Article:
Dell enters into Late Payment 'Hall of Shame'

Dell has been named and shamed as a laggardly debt settler after the Forum of Private Business entered it into its Late Payment ‘Hall of Shame’.

Following the computer vendor’s decision to extend the time it takes to pay suppliers by 15 days. According to the Forum the leading computer vendor wrote to suppliers that it is ‘standardising’ its payment terms from 50 to 65 days from 10 July, citing ‘current economic conditions’ as the reason for the change.

The Forum has written to Dell informing it that the company is being added to its Hall of Shame, joining other UK slow payers like Argos, United Biscuits, Diageo, InBev, Carlsberg UK, Tetrosyl, Rok, and Northgate Information Solutions. The Late Payment Hall of Shame is part of the Forum’s lobbying to tackle the UK’s culture of poor payment, and is delivered by the organisation’s Communications Director business support solution.

Dell has now been invited to sign up to the Government’s Prompt Payment Code, where signatories pledge to pay suppliers on time, give them clear guidance and encourage good practice throughout the supply chain.

Late payment can cause serious cash flow problems for firms. According to the Forum’s latest Economy Watch survey, 18 per cent of small firms respondents reported the problem of late payment, and changes to payment terms and conditions, has become worse. On average, at any one time, 36 per cent of respondents’ turnover is tied-up in late pending payment.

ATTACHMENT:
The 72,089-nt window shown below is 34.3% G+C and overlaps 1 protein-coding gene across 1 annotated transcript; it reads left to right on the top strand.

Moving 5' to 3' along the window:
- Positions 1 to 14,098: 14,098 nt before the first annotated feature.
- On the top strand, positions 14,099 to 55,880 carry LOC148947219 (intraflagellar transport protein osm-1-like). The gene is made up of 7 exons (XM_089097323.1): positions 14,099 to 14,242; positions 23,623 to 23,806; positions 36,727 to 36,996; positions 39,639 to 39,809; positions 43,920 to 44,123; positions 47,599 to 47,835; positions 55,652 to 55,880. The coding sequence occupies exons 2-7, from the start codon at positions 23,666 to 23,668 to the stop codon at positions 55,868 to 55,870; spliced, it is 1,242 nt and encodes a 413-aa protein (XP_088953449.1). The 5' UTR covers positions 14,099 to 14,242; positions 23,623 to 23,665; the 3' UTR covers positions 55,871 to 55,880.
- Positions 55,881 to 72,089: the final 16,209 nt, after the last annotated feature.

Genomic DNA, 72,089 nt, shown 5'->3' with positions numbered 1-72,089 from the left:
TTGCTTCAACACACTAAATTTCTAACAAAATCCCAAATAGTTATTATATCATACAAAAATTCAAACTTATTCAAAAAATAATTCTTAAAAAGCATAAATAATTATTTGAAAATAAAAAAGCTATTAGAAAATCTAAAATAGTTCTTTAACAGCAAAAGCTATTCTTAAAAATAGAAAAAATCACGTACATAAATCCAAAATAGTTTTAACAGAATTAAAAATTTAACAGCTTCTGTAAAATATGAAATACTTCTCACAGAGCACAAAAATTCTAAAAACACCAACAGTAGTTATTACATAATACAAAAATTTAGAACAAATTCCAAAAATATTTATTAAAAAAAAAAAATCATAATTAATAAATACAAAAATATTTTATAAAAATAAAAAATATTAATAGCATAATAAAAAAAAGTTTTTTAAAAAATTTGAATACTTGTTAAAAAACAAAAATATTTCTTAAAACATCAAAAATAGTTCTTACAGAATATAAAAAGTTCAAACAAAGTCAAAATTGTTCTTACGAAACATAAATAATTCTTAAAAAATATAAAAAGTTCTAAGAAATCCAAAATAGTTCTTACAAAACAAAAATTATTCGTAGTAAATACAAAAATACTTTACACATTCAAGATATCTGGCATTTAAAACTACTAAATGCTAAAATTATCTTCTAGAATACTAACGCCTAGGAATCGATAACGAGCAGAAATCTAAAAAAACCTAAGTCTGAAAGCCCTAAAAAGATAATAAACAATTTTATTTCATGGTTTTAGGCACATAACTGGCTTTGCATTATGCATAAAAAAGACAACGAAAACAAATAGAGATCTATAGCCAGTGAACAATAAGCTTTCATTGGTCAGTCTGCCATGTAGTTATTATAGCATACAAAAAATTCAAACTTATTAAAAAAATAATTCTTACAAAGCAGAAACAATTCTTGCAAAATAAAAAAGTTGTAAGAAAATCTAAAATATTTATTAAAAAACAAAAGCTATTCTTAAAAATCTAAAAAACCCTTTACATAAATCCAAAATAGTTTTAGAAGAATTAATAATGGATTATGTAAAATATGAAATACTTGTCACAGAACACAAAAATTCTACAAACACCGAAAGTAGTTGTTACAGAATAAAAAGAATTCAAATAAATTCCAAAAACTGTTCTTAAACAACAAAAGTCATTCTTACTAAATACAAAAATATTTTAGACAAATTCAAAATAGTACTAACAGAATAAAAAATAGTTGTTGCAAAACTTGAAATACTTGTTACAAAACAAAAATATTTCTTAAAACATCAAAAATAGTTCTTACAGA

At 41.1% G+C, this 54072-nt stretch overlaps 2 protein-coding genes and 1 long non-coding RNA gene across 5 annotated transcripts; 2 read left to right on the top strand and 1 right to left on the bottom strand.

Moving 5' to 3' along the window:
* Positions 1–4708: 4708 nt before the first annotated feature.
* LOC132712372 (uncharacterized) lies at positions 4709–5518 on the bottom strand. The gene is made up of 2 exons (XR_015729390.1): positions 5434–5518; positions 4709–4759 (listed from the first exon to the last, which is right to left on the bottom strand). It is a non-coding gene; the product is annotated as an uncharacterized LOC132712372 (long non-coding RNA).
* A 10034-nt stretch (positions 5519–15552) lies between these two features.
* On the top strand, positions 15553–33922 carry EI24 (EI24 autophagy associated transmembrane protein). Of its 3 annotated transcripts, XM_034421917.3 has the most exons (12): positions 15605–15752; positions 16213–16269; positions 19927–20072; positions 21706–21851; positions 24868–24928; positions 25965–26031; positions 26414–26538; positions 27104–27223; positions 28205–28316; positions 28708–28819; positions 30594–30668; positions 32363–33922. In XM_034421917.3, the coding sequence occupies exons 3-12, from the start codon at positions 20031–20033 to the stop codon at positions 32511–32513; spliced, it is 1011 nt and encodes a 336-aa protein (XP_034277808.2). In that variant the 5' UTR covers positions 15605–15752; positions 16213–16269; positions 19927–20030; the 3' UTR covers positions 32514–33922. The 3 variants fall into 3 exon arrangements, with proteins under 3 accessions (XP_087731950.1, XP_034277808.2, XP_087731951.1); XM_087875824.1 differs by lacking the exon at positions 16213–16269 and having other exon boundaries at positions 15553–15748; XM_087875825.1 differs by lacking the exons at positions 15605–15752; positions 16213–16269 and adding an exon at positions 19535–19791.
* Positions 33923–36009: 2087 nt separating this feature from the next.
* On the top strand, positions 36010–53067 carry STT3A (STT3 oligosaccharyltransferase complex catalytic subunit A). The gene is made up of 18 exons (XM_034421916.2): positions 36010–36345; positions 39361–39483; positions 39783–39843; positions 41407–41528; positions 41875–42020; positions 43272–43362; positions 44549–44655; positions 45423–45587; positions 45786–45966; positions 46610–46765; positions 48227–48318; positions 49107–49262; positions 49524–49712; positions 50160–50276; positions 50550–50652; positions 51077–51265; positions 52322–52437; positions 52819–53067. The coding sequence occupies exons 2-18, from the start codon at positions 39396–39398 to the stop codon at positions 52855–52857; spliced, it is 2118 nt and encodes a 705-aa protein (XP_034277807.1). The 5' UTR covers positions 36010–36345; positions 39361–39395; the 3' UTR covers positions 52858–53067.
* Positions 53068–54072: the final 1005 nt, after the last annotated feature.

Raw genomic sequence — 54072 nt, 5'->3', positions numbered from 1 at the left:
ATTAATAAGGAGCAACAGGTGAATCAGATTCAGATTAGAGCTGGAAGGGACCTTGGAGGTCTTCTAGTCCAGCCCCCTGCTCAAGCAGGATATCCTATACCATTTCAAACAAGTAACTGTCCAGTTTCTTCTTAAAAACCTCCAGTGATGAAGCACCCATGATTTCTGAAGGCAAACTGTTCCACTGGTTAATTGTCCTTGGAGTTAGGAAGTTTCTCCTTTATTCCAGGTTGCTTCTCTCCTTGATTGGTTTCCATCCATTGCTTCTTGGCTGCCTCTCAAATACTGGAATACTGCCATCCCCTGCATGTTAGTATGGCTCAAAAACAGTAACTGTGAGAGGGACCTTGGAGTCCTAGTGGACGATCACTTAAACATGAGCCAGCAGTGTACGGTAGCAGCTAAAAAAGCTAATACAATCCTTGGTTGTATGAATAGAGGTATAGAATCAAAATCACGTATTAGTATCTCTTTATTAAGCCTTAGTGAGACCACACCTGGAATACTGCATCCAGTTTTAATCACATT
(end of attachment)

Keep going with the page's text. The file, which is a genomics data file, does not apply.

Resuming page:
Further research carried out by the Forum recently shows that 37 per cent of late payers take between one-and-three months to pay invoices and, according to Bacs, more than £30bn in outstanding payments is owed to the UK’s small firms at present.

“Companies like Dell have a responsibility to pay promptly – failure to do so can mean the whole supply chain seizes up,” said Forum of Private Business spokesman Phil McCabe. “For the sake of small businesses and the economy the Coalition Government must prioritise tackling the culture of poor payment, addressing the ‘bully boy’ behaviour of these bigger companies.

Under the Late Payment of Commercial Debts Act 1998, small businesses have a Statutory Right to Interest, meaning they can in theory charge interest on late payments. However, claims McCabe, few take advantage of this or are prepared to speak out publicly out of fears that large companies will take their business elsewhere.

“Many larger companies take advantage of this culture of silence by imposing changes on their smaller suppliers’ terms and conditions, often mid-contract and with little warning, effectively sidestepping the redress provided by the late payment legislation,” McCabe adds.

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